Microneedling at home

While my microneedling was conducted by a professional, it’s also possible to achieve comparable effects with at-home microneedling tools like a dermaroller or microneedling pen. When shopping for these products, it’s important to purchase from a reputable source. Using an improperly constructed roller or pen might save you some cash, but it’s not worth the risk of long-term damage. The Ora Electric Microneedle Derma Pen System ($82; dermstore.com) and the BeautyBio GloPRO® Microneedling Facial Regeneration Tool ($199; sephora.com) are trusted customer faves.

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To buy: $82; dermstore.com

“There are certain parts of your face where you can go deeper, and certain parts of your face where you need to be more shallow,” Dr. Doft advises. “Over the forehead, for example, you can’t microneedle quite as much as you could over your cheek, which is much thicker. I usually don’t microneedle anywhere around the eyes. Around the mouth would be ok but I wouldn’t go on the lips. I would start by going not very deep and see how that’s tolerated.”

When it comes to what serums to apply to your freshly pricked skin, err on the side of clean and cautious. “We use medical grade serums, but if you’re doing this at home, go for products that are cleaner — meaning they don’t have a lot of fragrances, they don’t have a lot of essential oils that can be irritating, and just things that are basic ingredients.”

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To buy: $48; amazon.com

Dr. Loretta’s Intense Replenishing Serum ($70; dermstore.com) is a choice candidate for those seeking anti-aging effects, as it is dermatologist-created and features youth-boosting ingredients, as is the cult-favorite Tata Harper Retinoic Nutrient Face Oil ($48; amazon.com).

After microneedling

“After you’ve had microneedling, your skin is like a sponge — it will soak up whatever you want it to soak up, but it also soaks it up pretty quickly, so you want to keep it very moist and hydrated.”

She wasn’t kidding. When I got home after leaving the clinic, my skin was already thirsty for more moisture. To take advantage of my skin’s increased rate of absorbance, I put on a single layer of the best vitamin C in the world, SkinCeuticals’ CE Ferulic ($166; dermstore.com), and then let it sink in for a bit before moving onto my next layers.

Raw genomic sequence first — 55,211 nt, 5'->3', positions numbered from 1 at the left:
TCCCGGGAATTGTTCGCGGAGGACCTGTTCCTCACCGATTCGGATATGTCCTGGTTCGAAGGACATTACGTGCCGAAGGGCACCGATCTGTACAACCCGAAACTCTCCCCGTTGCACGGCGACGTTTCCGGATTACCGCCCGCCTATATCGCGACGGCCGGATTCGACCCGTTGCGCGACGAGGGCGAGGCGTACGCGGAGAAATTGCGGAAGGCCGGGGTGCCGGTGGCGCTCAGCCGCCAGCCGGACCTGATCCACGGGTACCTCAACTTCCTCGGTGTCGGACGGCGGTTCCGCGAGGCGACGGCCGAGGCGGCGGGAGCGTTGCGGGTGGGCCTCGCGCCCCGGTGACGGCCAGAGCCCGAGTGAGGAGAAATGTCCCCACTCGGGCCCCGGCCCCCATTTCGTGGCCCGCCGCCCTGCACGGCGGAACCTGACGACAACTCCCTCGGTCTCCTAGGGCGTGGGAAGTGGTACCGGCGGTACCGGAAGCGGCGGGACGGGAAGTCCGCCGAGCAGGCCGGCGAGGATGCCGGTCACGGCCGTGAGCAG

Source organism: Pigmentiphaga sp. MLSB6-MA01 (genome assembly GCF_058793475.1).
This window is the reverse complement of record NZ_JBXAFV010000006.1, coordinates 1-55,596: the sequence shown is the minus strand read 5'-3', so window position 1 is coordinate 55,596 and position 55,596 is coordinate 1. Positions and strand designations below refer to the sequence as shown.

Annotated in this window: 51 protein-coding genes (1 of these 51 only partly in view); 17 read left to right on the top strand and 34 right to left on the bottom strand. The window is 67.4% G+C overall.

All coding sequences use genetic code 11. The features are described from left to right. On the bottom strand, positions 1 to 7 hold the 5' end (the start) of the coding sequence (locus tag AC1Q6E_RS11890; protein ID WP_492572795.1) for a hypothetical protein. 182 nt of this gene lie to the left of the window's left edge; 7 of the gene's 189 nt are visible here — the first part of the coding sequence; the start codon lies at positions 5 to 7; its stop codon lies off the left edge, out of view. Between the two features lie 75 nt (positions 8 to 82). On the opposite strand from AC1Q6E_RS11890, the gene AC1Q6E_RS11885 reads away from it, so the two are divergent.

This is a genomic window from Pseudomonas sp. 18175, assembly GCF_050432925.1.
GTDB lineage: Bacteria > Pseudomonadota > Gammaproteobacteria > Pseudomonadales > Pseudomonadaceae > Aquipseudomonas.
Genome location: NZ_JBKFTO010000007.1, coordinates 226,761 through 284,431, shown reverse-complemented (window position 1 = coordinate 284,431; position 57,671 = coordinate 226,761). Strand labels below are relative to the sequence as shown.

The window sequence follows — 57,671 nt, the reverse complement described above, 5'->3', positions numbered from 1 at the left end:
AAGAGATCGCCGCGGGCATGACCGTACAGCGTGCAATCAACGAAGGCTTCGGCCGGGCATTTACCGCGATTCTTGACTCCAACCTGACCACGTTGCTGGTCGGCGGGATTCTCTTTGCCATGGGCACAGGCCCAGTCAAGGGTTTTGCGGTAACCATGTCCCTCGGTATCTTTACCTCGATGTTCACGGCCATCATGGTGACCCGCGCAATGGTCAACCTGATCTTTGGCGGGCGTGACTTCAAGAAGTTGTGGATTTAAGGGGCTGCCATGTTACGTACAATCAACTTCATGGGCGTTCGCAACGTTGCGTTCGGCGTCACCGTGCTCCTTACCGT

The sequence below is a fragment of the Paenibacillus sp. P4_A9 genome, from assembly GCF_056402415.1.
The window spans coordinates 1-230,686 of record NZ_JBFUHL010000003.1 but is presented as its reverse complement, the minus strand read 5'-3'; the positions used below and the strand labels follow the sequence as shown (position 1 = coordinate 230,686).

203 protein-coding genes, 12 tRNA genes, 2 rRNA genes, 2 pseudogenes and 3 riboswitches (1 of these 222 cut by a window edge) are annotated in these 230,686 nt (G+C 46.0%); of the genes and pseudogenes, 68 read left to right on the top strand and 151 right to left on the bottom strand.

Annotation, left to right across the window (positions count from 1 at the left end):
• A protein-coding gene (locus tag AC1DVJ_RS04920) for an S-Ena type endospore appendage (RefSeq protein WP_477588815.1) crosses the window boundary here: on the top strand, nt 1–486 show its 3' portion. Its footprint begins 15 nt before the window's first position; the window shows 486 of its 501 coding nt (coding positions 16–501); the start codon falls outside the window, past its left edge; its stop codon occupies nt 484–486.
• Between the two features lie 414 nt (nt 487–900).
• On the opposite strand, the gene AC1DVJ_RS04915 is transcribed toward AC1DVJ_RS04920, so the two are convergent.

Dr. Doft’s office uses this product by Alastin, but if you’re looking for something less… $450, any hyaluronic acid product will do just fine. Personally, I kept this bottle of Kora Organics Noni Glow Sleeping Mask ($48; sephora.com) next to me as I watched The Sopranos and reapplied just about every 15 minutes.

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To buy: $48; sephora.com

The next day, I woke up to skin that was still moist, not to mention ABSOLUTELY glowing. Save for the slight lingering redness from the procedure, it was the most nourished my skin had looked in months.

“Go home that night and just reapply, reapply, reapply and then go to bed,” Dr. Doft had said. “You soak it up in such a way that, by morning, you just look radiant.”

A week later, I'm truly shook by just how poreless my cheeks still look and feel. My skin seems to have leveled up it's ability to retain moisture, as it stays plump and hydrated throughout the day. Friends have commented umprompted on how healthy my skin looks, only to have me launch into my newly adopted diatribe about how everyone can benefit from microneedling. If you're looking to take your glow to the next level, microneedling (plus proper home care), is it.